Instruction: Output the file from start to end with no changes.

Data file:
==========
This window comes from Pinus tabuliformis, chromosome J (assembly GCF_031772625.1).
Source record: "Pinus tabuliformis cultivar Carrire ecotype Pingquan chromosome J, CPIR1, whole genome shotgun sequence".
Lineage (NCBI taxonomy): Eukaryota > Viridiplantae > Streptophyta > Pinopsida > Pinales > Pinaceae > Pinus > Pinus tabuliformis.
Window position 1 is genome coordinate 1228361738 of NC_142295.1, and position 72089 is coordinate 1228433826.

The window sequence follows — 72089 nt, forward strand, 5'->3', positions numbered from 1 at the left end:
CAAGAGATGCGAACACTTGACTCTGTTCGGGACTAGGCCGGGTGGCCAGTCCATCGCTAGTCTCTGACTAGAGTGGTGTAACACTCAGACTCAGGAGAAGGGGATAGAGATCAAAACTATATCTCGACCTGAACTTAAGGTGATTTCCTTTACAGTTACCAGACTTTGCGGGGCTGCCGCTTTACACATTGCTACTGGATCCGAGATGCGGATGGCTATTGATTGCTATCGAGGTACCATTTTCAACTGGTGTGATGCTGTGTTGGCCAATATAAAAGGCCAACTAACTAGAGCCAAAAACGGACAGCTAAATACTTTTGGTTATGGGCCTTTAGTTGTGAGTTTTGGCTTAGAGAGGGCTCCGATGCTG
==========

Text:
This window comes from Pinus tabuliformis, chromosome J (assembly GCF_031772625.1).
Source record: "Pinus tabuliformis cultivar Carrire ecotype Pingquan chromosome J, CPIR1, whole genome shotgun sequence".
Lineage (NCBI taxonomy): Eukaryota > Viridiplantae > Streptophyta > Pinopsida > Pinales > Pinaceae > Pinus > Pinus tabuliformis.
Window position 1 is genome coordinate 1228361738 of NC_142295.1, and position 72089 is coordinate 1228433826.

The window sequence follows — 72089 nt, forward strand, 5'->3', positions numbered from 1 at the left end:
CAAGAGATGCGAACACTTGACTCTGTTCGGGACTAGGCCGGGTGGCCAGTCCATCGCTAGTCTCTGACTAGAGTGGTGTAACACTCAGACTCAGGAGAAGGGGATAGAGATCAAAACTATATCTCGACCTGAACTTAAGGTGATTTCCTTTACAGTTACCAGACTTTGCGGGGCTGCCGCTTTACACATTGCTACTGGATCCGAGATGCGGATGGCTATTGATTGCTATCGAGGTACCATTTTCAACTGGTGTGATGCTGTGTTGGCCAATATAAAAGGCCAACTAACTAGAGCCAAAAACGGACAGCTAAATACTTTTGGTTATGGGCCTTTAGTTGTGAGTTTTGGCTTAGAGAGGGCTCCGATGCTG